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"I was in a good group of riders but simply couldn’t follow Quintana and then decided to support Oliver as he came up to me. The climb was tremendously steep at the top in particular with gradients of up to 23 per cent."

Photo: Tinkoff-Saxo

OLIVER ZAUGG

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RORY SUTHERLAND

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TOUR OF AUSTRIA 

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09.07.2014 @ 12:25 Posted by Emil Axelgaard

Having gone into the Tour of Austria queen stage in second overall, Oliver Zaugg suffered on the steep Kitzbüheler Horn and slipped to fourth in the GC. His teammate Rory Sutherland tried to go for glory by joining the early break but was unable to keep up with stage winner Dayer Quintana.

 

In Austria it was a moment of truth for the GC riders, including Tinkoff-Saxo’s Oliver Zaugg as the 206 kilometer long third stage of Tour of Austria starting in Bad Ischl held a surprise in form of a cruel and steep uphill finish on Kitzbüheler Horn in 1670 meters altitude.

 

A handful of riders including Tinkoff-Saxo’s Rory Sutherland and Dayer Quintana (Movistar) threatened to take the stage glory and the Sky riders started reeling them back in but at the foot of the final slope the gap was still more than two minutes. Heavy rain started to pour down on the peloton on the steep ascent but it didn’t stop Nairo Quintana’s younger brother from leaving the shelter of the break and continue on his own while Sutherland was left behind.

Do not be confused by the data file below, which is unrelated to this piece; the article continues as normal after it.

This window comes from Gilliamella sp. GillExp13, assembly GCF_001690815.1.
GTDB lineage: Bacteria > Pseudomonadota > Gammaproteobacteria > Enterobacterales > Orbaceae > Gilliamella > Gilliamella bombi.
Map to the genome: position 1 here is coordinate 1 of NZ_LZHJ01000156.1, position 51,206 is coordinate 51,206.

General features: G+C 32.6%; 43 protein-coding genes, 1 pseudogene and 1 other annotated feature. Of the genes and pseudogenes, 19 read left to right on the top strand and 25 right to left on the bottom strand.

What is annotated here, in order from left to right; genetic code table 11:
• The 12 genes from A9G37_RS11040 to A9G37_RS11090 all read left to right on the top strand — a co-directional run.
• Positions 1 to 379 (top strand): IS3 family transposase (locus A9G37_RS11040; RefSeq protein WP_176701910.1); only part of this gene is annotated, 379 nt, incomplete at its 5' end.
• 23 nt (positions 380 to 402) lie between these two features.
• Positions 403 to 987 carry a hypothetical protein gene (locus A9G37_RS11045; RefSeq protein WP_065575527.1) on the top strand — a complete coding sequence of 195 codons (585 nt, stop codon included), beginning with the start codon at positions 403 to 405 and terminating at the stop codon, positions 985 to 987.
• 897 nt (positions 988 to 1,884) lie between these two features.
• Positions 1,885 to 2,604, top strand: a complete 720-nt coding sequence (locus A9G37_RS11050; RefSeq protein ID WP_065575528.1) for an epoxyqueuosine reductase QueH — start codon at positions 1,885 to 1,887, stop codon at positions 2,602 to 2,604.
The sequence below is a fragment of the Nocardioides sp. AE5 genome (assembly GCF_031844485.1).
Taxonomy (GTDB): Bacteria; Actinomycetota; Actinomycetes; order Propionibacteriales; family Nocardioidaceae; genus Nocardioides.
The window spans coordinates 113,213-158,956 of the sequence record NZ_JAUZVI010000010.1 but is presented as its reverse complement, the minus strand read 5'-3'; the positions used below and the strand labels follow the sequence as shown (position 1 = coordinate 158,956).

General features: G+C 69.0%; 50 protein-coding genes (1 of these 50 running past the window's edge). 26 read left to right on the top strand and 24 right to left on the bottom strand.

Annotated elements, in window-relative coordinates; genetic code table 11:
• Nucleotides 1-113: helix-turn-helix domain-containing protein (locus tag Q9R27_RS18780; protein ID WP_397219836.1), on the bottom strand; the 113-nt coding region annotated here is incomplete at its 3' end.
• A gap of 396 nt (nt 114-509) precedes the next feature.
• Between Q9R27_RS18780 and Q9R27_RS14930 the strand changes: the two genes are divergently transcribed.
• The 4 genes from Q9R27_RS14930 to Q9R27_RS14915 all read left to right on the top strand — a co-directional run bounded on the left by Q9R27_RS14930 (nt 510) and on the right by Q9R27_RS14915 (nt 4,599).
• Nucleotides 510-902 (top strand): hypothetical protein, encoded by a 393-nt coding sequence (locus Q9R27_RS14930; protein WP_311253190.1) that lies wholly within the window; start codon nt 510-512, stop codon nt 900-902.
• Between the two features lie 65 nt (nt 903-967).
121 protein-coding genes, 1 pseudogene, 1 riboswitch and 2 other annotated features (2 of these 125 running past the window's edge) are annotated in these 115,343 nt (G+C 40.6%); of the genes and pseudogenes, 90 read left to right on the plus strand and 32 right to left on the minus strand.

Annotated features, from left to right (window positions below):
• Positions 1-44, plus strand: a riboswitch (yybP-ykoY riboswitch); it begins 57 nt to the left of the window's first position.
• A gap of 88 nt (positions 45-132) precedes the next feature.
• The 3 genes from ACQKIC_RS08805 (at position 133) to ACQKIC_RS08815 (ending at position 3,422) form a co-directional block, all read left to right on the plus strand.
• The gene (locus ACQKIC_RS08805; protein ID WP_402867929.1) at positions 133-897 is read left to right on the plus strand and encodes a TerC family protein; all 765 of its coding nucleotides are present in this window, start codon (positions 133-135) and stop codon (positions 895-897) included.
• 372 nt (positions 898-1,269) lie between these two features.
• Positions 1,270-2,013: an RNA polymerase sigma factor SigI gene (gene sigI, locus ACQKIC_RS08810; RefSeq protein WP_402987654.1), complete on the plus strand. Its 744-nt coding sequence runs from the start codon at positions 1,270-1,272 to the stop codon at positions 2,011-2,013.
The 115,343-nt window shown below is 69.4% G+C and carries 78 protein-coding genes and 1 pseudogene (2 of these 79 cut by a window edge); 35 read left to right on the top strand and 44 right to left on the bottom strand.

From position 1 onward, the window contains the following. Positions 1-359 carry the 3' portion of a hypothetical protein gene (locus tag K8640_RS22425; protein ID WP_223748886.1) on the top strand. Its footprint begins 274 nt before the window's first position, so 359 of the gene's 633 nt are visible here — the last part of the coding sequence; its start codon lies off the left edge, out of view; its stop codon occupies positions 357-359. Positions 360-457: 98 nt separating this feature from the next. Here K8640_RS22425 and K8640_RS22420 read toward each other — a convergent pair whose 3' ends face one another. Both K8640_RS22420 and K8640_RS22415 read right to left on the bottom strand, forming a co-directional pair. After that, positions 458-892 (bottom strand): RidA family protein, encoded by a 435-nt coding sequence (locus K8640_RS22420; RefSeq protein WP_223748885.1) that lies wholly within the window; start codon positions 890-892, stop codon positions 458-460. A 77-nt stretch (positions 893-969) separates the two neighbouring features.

The leading rider, Peter Kennaugh (Sky) was isolated with 6 kilometers to go and Quintana was now cruising his way to stage success while Tinkoff-Saxo’s Oliver Zaugg was dropped from the Kennaugh group that soon past Sutherland as well. The Columbian rider conquered the stage win in his first season as a pro rider.

 

Tinkoff-Saxo’s Oliver Zaugg finished behind Kennaugh and is now 4th overall while Peter Kennaugh (Sky) retained his overall lead.

Rory Sutherland says:

 

“It was a very long stage and to conclude it by going up Kitzbüheler Horn took everything out of the legs. I was in a good group of riders but simply couldn’t follow Quintana and then decided to support Oliver as he came up to me. The climb was tremendously steep at the top in particular with gradients of up to 23 per cent and an average of 14 but we got the most out the day in my opinion. There are several climbs left to do in this race and we’ll continue riding hard and I’m sure we have some good opportunities of success,” concluded Sutherland. 

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